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Find specific sequence of Hebrew vowels within a word


Thomas
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How would I search for a specific sequence of vowels in a word in Hebrew? e.g. qamaṣ followed by pataḥ as in הַָלַךְ, or say qamaṣ followed by shewa as in שָׁכְבְּךָ?

 

I know to search for a specific vowel I can enter:

But then what would I put after that?

Edited by Thomas
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Thomas,

 

To do what you're asking, you'll need to do an exact search using wildcards, and I'm assuming you'll want to search inflected forms. Try this for starters:

 

"=?D?A*"

 

The question marks are character wildcards representing any consonant, and after each I've entered a vowel (qamas then patah). The asterisk wildcard at the end will pick up any combination of letters beyond that.

 

Hope this helps.

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  • 2 months later...

I need to modify this search a bit.

 

I want to find: a letter has a dagesh and shewa, and is preceded by a vowel. Using parentheses and <OR> operators didn't seem to get me what I need.

 

My pseudocode:

"=(?vowel1 <OR> ?vowel2 <OR> ?vowel3)?+dagesh+shewa

 

Thanks

 

 

Thomas,

 

To do what you're asking, you'll need to do an exact search using wildcards, and I'm assuming you'll want to search inflected forms. Try this for starters:

 

"=?D?A*"

 

The question marks are character wildcards representing any consonant, and after each I've entered a vowel (qamas then patah). The asterisk wildcard at the end will pick up any combination of letters beyond that.

 

Hope this helps.

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Thomas, the way to do this is not to use the OR command, but to use a question mark followed by parentheses. When you have parentheses immediately after the character wildcard, you can specify the characters that wildcard can match by placing those characters in parentheses.

 

For example, in English, the search ?(aeiou)* would find all words which begin with a vowel, since the question mark representing the first character has been constrained to be a vowel by only including vowels in the parentheses.

 

Now, to do the search you're wanting to do, you would use two questions marks. The first would represent the vowel, while the second would represent the consonant with the dagesh and shewa. The first question mark would be followed by parentheses enclosing whatever vowels you want to find. The following will find sere (E), seghol ®, and hatef segol (T). You could include all vowels if you like:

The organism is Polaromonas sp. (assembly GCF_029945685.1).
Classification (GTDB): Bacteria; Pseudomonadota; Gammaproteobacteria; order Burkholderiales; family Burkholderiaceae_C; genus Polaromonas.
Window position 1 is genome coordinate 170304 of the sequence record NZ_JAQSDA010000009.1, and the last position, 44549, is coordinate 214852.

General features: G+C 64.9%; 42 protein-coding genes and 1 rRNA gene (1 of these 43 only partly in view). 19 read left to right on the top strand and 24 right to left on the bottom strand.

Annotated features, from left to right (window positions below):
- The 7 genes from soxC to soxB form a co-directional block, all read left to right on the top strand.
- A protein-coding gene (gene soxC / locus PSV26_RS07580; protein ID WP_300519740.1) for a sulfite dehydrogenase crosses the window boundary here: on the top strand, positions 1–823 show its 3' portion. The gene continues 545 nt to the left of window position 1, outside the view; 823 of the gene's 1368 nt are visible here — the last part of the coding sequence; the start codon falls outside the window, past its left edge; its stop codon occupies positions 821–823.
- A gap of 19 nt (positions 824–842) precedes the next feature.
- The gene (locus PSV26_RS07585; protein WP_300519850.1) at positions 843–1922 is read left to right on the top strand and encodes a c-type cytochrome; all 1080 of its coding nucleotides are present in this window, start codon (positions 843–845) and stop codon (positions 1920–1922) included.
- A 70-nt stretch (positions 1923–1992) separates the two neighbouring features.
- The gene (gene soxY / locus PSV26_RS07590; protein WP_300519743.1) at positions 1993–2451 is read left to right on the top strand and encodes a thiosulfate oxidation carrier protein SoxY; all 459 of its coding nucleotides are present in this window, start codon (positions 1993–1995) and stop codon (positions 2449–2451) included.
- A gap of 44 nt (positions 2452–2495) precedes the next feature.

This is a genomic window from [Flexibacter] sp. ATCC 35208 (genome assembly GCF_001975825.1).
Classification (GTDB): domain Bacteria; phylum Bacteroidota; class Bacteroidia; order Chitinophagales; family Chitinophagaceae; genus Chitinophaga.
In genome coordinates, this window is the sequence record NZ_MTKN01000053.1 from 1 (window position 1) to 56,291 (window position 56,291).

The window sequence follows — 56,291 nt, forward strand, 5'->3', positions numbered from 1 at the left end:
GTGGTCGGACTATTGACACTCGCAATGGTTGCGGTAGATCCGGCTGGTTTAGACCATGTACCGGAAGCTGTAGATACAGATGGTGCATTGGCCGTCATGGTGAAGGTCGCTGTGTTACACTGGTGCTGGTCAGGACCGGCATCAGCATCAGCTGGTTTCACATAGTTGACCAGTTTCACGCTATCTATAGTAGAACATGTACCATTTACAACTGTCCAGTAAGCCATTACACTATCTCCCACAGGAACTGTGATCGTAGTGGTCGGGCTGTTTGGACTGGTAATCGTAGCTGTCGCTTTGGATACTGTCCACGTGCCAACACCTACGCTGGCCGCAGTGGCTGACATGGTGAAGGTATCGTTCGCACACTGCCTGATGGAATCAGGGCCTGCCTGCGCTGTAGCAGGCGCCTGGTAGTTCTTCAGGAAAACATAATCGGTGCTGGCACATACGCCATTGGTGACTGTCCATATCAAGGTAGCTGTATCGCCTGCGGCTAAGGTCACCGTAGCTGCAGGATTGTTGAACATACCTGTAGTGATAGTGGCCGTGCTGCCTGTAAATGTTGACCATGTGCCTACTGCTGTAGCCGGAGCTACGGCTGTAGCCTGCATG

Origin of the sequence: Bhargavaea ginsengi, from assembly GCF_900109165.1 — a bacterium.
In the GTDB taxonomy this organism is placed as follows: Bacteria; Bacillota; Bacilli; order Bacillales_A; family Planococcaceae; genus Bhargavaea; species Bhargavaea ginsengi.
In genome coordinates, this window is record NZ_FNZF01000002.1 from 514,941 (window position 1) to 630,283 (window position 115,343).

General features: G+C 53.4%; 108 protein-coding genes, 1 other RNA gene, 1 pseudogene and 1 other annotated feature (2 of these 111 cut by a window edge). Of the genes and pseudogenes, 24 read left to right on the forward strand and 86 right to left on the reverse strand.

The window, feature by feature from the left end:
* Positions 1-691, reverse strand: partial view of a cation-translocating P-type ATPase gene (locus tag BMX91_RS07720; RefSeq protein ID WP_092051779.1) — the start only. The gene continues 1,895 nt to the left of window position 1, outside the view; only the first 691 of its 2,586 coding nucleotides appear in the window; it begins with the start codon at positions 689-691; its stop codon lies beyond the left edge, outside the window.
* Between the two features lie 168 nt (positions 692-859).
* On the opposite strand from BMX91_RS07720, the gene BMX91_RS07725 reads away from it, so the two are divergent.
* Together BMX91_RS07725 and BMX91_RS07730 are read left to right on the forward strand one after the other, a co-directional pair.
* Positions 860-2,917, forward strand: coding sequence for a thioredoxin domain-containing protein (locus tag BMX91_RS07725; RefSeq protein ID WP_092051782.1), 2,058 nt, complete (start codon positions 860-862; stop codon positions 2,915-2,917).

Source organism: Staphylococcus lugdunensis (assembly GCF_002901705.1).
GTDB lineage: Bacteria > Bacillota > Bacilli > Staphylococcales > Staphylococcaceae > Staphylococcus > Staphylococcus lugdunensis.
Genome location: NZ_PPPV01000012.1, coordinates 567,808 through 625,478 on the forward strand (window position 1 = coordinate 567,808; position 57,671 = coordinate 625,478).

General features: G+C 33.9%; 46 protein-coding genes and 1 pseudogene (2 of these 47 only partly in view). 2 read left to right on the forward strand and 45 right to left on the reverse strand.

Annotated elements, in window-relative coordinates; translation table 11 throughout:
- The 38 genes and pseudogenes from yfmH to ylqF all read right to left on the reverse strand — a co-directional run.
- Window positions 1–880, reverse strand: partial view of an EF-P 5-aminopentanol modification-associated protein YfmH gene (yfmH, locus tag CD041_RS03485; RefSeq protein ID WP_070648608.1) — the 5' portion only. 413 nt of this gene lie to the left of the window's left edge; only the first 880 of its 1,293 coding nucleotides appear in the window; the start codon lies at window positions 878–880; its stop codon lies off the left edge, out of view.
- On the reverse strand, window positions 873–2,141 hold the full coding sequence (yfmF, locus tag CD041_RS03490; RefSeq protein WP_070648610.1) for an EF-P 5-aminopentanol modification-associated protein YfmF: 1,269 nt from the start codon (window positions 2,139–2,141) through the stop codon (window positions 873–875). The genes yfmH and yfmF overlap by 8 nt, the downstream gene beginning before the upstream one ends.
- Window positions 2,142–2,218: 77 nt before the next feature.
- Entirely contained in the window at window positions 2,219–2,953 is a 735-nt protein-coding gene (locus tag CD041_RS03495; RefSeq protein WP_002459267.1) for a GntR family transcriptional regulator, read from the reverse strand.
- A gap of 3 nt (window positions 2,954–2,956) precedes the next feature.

"=?)ERT(?;V*"

 

Note that the parentheses look reversed in English. It is the ERT which is enclosed in the reversed parentheses. The only other thing to note is that I included an asterisk wildcard at the end to allow for other characters after this particular combination of characters. You might also want to add an asterisk at the beginning depending on what you're looking for.

 

Hope this helps.

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Ok. This might just be a small bug, but when I search for:

‏"=*?(ַ)?ְּ*" which is "=*?)A(?;V*"

Search within Verse of Torah, I get 212 results. In the concordance in the Details window, I see a listing of אבד for Gen 37:34. The issue is, the word highlighted does not fit the search criteria. We know this, because the main search window does not return this verse since it does not meet the search criteria.

 

Also, to get the search to work, I had to add a * to the beginning as well. Accordance is so powerful; this is really very useful. Thanks for your help as I narrow my search down.

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The concordance will not be useful in this case, since it concords the lemmas of your hit words throughout eother your range or the entire text. It doe not list only the hits but each occurrence of each lemma.

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Ok, so I'm getting a handle on using this. I'm able to narrow my search down to nouns, but I want to exclude certain words, e.g. לילה.

Can I do a search like this that excludes one or more words? e.g. לילה and maybe רחב.

 

"=*?)D(?V*"@[noun ]

 

Thanks,

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You can add another @ followed by a hyphen and the word you want to exclude, or several words in parentheses separated from each other by commas).

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  • 12 years later...

How do you search for a sequence of vowels say a Patah followed by a Sheva, and taking into account the associated consonants with or without a Dagesh?

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